Mary Scriver’s Dog Catching in America is both a sometimes- hilarious collection of tales from Mary’s dog catching days, and a serious look at the compromises that must be made in a democratic society. I have sometimes banged heads with Mary on some issues because of my adamant dislike of most animal law, but she has reminded me of the real difficulties of being fair, especially in an urban environment.

Down Mexico Way by Chilton Williamson (available here) is a deadly novel that takes place on our dangerous border, a place Chilton knows well. If you like Cormac McCarty but can grow weary of his sonorous cadences, you’ll enjoy this one. I also particularly recommend his Roughnecking it and The Hundredth Meridian, available from the same site. Chilton is too little known, perhaps because he is hard to put in the neat boxes that society demands, especially for writers: a rather”green’ conservative who once was an editor at National Review (in its better days); a transplanted but genuine westerner; and an old friend of Ed Abbey’s. And mine.

Falconer on the Edge by Rachel Dickinson is the best book about falconry by a non- falconer ever written– in fact, it is better than 90% of the ones written by falconers! For an excellent longer review by artist (and falconer) Carel Brest van Kempen go here; for Rachel’s blog go here.

Six Legged Soldiers by Jeffrey Lockwood is a fascinating book that might keep you up at night, about how societies including our own have used insect as weapons, from the distant past until now. Great if disconcerting read for naturalists; a good corrective for Utopians (see earlier post).

Finally (for now), Terry Wieland’s Vintage British Shotguns is one of the two “must read” in subject today, along with Diggory Hadoke’s Vintage Guns. Wieland’s is the most readable and well written (Hadoke makes few concessions to the American reader, and you need to know more going in, although he may have more details). Wieland’s tale of refinishing an exquisite but nearly ruined gun found in a Canadian barn gives hope to those with Champagne tastes and mooonshine budgets!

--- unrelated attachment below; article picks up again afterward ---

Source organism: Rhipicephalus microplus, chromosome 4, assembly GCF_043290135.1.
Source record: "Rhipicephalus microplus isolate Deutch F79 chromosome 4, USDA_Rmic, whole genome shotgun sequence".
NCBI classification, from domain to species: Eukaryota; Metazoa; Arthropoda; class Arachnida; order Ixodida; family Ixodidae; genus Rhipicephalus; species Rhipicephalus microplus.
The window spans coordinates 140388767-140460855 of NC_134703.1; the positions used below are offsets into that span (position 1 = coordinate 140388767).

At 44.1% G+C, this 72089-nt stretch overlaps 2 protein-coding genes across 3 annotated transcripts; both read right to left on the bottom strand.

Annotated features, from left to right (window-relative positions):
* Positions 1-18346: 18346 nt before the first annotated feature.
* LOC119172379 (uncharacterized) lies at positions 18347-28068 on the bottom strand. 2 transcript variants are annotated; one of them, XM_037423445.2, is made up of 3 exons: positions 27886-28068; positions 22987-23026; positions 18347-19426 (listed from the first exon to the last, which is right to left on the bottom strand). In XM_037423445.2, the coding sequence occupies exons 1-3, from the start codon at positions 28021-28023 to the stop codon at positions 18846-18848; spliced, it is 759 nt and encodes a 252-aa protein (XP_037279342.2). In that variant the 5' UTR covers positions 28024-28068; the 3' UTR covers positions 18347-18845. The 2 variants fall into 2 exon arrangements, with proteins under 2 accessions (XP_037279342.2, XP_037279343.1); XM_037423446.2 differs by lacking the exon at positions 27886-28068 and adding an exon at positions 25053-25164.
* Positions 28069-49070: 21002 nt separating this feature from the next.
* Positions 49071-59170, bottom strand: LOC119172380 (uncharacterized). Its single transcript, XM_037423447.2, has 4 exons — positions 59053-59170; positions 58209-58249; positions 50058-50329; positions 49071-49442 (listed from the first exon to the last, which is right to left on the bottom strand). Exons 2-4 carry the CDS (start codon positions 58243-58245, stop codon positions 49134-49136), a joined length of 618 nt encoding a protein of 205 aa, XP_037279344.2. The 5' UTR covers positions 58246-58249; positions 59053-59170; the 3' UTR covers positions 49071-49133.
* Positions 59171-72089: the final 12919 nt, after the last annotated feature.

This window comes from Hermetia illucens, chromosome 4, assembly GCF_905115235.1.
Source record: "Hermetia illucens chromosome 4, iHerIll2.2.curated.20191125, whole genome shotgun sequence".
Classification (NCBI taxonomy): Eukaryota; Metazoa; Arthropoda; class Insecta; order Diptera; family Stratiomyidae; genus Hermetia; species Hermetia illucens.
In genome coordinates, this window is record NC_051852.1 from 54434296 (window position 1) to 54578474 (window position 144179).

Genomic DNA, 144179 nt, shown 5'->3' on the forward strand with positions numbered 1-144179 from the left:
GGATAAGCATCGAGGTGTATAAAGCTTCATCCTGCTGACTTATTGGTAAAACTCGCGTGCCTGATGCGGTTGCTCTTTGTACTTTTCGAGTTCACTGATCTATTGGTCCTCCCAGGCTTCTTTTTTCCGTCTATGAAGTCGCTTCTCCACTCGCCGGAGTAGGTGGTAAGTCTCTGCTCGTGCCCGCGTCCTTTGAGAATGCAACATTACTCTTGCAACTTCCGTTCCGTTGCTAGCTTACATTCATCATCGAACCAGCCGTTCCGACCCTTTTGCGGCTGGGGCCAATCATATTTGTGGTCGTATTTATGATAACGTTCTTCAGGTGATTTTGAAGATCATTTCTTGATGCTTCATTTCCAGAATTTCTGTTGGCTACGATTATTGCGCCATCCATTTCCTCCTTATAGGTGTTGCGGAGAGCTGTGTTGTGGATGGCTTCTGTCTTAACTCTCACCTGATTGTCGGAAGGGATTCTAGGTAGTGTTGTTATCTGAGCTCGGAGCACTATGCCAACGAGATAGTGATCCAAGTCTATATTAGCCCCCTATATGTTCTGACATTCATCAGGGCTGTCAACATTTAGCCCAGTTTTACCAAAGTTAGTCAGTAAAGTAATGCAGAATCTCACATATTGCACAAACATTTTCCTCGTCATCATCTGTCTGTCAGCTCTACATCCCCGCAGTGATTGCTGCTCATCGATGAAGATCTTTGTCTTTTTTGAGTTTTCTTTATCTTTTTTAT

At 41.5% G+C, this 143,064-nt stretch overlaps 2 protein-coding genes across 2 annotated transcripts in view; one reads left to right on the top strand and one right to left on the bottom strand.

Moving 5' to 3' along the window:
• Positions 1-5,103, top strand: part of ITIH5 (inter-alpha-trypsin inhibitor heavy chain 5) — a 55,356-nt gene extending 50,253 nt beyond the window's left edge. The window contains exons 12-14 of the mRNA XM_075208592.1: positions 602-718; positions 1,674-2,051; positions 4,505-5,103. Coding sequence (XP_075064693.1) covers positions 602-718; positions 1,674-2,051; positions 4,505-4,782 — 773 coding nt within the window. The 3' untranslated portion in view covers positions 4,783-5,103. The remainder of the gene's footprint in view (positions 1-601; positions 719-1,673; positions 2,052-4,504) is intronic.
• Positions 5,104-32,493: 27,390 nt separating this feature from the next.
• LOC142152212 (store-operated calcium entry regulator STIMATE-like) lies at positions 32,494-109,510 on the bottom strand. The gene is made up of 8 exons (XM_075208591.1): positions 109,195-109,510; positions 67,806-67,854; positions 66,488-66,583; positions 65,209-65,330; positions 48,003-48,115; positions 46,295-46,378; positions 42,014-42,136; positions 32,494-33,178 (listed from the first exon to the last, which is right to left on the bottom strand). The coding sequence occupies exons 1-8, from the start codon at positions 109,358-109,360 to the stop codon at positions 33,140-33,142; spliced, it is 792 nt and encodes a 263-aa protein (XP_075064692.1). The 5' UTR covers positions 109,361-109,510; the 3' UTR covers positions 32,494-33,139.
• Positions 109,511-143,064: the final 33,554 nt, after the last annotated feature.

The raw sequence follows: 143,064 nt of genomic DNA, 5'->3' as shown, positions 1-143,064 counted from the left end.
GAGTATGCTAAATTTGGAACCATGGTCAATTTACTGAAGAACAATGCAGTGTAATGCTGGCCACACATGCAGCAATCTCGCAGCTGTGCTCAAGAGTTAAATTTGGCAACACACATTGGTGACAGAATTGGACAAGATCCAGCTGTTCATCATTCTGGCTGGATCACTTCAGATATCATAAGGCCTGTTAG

Common Sense

England’s Alan Gates, master eagler and creator of this wonderful site of Asian falconry and more, sent me a little “obituary” he thought our readers would enjoy:

Today we mourn the passing of a beloved old friend, Common Sense, who has
been with us for many years. No one knows for sure how old he was, since
his birth records were long ago lost in bureaucratic red tape.

He will be remembered as having cultivated such valuable lessons as:

– Knowing when to come in out of the rain;
– Why the early bird gets the worm;
– Life isn’t always fair;
– and maybe it was my fault.

Common Sense lived by simple, sound financial policies (don’t spend more
than you can earn) and reliable strategies (adults, not children, are in
charge).

His health began to deteriorate rapidly when well-intentioned but
overbearing regulations were set in place. Reports of a 6-year-old boy
charged with sexual harassment for kissing a classmate; teens suspended
from school for using mouthwash after lunch; and a teacher fired for
reprimanding an unruly student, only worsened his condition.

Common Sense lost ground when parents attacked teachers for doing the job
that they themselves had failed to do in disciplining their unruly
children. It declined even further when schools were required to get
parental consent to administer sun lotion or an aspirin to a student; but
could not inform parents when a student became pregnant and wanted to have an abortion.

Common Sense lost the will to live as the churches became businesses; and
criminals received better treatment than their victims. Common Sense took
a beating when you couldn’t defend yourself from a burglar in your own
home and the burglar could sue you for assault.

Common Sense finally gave up the will to live, after a woman failed to
realise that a steaming cup of coffee was hot. She spilled a little in her
lap, and was promptly awarded a huge settlement. Common Sense was preceded
in death, by his parents, Truth and Trust, by his wife, Discretion, by his
daughter, Responsibility, and by his son, Reason.

He is survived by his 4 stepbrothers; I Know My Rights, I Want It Now,
Someone Else Is To Blame, and I’m A Victim.